The Center on Social and Economic Rights (www.cesr.org) has written a short (20 page) document on the concept of health care as a basic human right (excerpt below). Amazingly, it highlights to me how the current health care reform debate is not actually working to change health care or it’s availability–it is just trying to find a way to maintain the current system but make it cheaper. Their idea hits the proverbial nail on the head. For our government, it’s all about the Benjamins and the status quo, not about helping Americans gain better, more appropriate, and ideally, more affordable health care. For perspective, this document was written in 2004, long before the current “push for reform” began.
THE RIGHT TO HEALTH IN THE UNITED STATES OF AMERICA
“Americans pay more per capita on health care than the population of any other country in the world, and receive less for the money. Under the current system, a tremendous amount of that money goes towards private-sector profits rather than building new rural care facilities, providing wider coverage, or implementing new quality control measures. Rights-based reform does not dictate funding structuresÃ¢â‚¬”any mixture of private and public funding may fail or meet human rights standardsÃ¢â‚¬”but it does require that all Americans enjoy the minimum standards of availability, accessibility, acceptability, and quality when it comes to their health care.
The international right to health sets out clear expectations for providing the best possible health care to all people. Health care must be physically and financially accessible, and no one may be deprived of health services because of income, location, race, or insurance status. Services must meet minimum standards of quality, and must be culturally appropriate. These elements of the right to health are already being discussed as problems requiring urgent attention, but they are too often considered in isolation rather than as interrelated and fundamental components of the human right to health…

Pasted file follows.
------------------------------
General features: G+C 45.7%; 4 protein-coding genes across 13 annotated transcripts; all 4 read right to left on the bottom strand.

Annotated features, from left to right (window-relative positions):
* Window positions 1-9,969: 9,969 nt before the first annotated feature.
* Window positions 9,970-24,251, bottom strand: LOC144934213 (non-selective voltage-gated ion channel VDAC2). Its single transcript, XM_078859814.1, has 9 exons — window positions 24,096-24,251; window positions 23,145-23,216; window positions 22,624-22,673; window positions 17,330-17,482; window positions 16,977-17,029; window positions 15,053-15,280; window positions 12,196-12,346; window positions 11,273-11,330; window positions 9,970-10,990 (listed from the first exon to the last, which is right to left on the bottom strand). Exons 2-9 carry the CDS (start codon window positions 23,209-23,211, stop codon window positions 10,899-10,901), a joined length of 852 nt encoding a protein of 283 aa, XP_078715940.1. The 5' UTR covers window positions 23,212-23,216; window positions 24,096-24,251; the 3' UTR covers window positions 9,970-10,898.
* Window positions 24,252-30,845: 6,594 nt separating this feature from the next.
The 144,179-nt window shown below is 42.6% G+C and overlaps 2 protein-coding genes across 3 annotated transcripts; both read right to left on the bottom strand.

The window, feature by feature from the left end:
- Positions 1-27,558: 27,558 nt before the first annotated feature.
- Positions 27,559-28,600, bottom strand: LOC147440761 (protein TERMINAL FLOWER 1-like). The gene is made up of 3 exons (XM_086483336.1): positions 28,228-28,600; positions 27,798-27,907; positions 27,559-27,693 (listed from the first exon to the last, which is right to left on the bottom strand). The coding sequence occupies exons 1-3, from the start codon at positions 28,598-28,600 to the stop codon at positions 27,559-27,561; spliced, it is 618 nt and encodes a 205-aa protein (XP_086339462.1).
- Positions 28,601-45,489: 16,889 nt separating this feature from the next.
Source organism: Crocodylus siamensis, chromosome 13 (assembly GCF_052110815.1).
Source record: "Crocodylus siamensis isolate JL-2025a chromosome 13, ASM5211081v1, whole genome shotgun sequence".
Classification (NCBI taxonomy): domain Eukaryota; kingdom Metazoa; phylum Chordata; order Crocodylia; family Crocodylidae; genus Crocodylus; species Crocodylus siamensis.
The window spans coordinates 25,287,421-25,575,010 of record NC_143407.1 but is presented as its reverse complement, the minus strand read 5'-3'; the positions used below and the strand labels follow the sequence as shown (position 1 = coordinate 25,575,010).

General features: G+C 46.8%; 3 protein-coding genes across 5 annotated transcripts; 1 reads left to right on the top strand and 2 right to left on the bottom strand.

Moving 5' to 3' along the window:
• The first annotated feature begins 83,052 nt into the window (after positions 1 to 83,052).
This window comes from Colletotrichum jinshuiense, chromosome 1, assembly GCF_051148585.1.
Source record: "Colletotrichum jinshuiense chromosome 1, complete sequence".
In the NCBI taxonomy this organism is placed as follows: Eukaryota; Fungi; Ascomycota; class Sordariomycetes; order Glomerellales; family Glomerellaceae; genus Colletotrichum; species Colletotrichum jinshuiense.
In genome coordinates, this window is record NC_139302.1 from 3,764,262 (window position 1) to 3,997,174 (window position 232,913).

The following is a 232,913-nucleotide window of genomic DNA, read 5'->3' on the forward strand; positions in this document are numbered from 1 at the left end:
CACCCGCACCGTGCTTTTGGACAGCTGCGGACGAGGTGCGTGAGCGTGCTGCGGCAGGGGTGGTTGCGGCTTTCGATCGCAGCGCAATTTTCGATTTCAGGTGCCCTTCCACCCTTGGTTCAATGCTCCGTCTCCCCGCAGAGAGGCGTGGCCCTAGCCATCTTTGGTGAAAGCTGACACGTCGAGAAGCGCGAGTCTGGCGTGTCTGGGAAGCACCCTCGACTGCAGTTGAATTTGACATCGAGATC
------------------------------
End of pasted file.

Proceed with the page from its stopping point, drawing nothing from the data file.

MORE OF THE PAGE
Now, I’m not an idealist by any means. My head is not in the sand. I do know that health care is costly, especially since here in the U.S. we appear to be Hell-bent on destroying our health with our lifestyle and then looking for medicine to bail us out, rather than invest in good nutrition, health education, and preventive measures. So, while I would wish that we could fix the system from the ground up, I realize that my lofty dream needs to be filed for now and access to current health care is the paramount issue–which means money, essentially. Personally, I am intrigued by the single-payer system. I can envision a system in which our government is the sole insurer, yet the providers are the current mix of public, private, government, etc. and it doesn’t implode upon itself. And yes, I realize there are many single payer systems out there in other countries with plenty of problems. And yes, I also realize I could envision the perfect system financed by the government and doled out by our current medical establishment which sound great in theory and fail miserably in practice. But I really do believe there is a better solution out there, and that it looks nothing like anything Congress will ever put together.
So now that I have a wish list, what is the answer? I think all systems have their associated pitfalls. We will have problems with any system. Is there a system out there which maximizes benefit and health to U.S. citizens which is affordable, convenient, and efficient? The question reminds me of a saying my Nana used to use in reference to pretty much any service industry: “Good, cheap, fast. Pick two… Maybe it’s as simple as that.
Going For The Throat is going on a short sabbatical next week. I will be out of town for a 5-day, all expenses paid (by me!), vacation dressage competition with my horse, Bravo. Highlights will include: sweat (mine and his), cleaning up an unlimited supply of horse poop, searching for gluten-free food offerings at the on-site, uh, “eatery” more sweat, a good probability of mud, more poop, and a glorious lack of wifi and internet. I wish you all good health and will see you back here in 2 weeks!